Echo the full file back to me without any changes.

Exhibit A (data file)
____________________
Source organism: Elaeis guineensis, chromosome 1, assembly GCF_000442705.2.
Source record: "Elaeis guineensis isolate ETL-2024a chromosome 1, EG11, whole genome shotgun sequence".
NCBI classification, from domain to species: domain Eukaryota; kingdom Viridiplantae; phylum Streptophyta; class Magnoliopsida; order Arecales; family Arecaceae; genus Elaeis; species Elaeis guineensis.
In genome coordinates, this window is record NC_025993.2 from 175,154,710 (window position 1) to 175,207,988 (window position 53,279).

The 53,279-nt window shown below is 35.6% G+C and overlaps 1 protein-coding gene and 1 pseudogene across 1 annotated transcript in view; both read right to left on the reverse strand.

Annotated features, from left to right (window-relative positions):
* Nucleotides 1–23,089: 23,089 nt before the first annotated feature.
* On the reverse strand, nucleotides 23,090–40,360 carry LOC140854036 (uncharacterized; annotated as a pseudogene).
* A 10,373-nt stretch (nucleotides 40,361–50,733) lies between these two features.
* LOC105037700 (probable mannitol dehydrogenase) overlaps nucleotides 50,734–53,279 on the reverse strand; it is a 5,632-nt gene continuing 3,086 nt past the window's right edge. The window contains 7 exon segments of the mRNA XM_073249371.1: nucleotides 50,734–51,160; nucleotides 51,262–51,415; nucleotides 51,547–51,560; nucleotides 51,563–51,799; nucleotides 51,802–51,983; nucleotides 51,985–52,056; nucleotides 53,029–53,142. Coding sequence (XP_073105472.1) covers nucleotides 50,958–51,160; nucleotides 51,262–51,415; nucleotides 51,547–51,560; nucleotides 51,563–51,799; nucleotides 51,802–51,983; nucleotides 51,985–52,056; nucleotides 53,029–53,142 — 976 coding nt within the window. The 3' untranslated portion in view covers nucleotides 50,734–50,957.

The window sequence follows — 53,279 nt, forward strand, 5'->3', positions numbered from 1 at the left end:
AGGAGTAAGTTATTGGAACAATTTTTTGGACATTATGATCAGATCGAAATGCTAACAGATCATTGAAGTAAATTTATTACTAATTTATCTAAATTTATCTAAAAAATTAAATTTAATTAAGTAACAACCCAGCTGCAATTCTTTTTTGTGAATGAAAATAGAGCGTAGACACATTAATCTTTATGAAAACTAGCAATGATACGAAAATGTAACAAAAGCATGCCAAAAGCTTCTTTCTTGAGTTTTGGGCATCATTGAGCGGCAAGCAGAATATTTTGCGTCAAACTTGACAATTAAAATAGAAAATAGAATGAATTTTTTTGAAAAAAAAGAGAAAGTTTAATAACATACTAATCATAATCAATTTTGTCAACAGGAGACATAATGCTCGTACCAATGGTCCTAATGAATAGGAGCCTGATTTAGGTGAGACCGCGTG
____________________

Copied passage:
Source organism: Elaeis guineensis, chromosome 1, assembly GCF_000442705.2.
Source record: "Elaeis guineensis isolate ETL-2024a chromosome 1, EG11, whole genome shotgun sequence".
NCBI classification, from domain to species: domain Eukaryota; kingdom Viridiplantae; phylum Streptophyta; class Magnoliopsida; order Arecales; family Arecaceae; genus Elaeis; species Elaeis guineensis.
In genome coordinates, this window is record NC_025993.2 from 175,154,710 (window position 1) to 175,207,988 (window position 53,279).

The 53,279-nt window shown below is 35.6% G+C and overlaps 1 protein-coding gene and 1 pseudogene across 1 annotated transcript in view; both read right to left on the reverse strand.

Annotated features, from left to right (window-relative positions):
* Nucleotides 1–23,089: 23,089 nt before the first annotated feature.
* On the reverse strand, nucleotides 23,090–40,360 carry LOC140854036 (uncharacterized; annotated as a pseudogene).
* A 10,373-nt stretch (nucleotides 40,361–50,733) lies between these two features.
* LOC105037700 (probable mannitol dehydrogenase) overlaps nucleotides 50,734–53,279 on the reverse strand; it is a 5,632-nt gene continuing 3,086 nt past the window's right edge. The window contains 7 exon segments of the mRNA XM_073249371.1: nucleotides 50,734–51,160; nucleotides 51,262–51,415; nucleotides 51,547–51,560; nucleotides 51,563–51,799; nucleotides 51,802–51,983; nucleotides 51,985–52,056; nucleotides 53,029–53,142. Coding sequence (XP_073105472.1) covers nucleotides 50,958–51,160; nucleotides 51,262–51,415; nucleotides 51,547–51,560; nucleotides 51,563–51,799; nucleotides 51,802–51,983; nucleotides 51,985–52,056; nucleotides 53,029–53,142 — 976 coding nt within the window. The 3' untranslated portion in view covers nucleotides 50,734–50,957.

The window sequence follows — 53,279 nt, forward strand, 5'->3', positions numbered from 1 at the left end:
AGGAGTAAGTTATTGGAACAATTTTTTGGACATTATGATCAGATCGAAATGCTAACAGATCATTGAAGTAAATTTATTACTAATTTATCTAAATTTATCTAAAAAATTAAATTTAATTAAGTAACAACCCAGCTGCAATTCTTTTTTGTGAATGAAAATAGAGCGTAGACACATTAATCTTTATGAAAACTAGCAATGATACGAAAATGTAACAAAAGCATGCCAAAAGCTTCTTTCTTGAGTTTTGGGCATCATTGAGCGGCAAGCAGAATATTTTGCGTCAAACTTGACAATTAAAATAGAAAATAGAATGAATTTTTTTGAAAAAAAAGAGAAAGTTTAATAACATACTAATCATAATCAATTTTGTCAACAGGAGACATAATGCTCGTACCAATGGTCCTAATGAATAGGAGCCTGATTTAGGTGAGACCGCGTG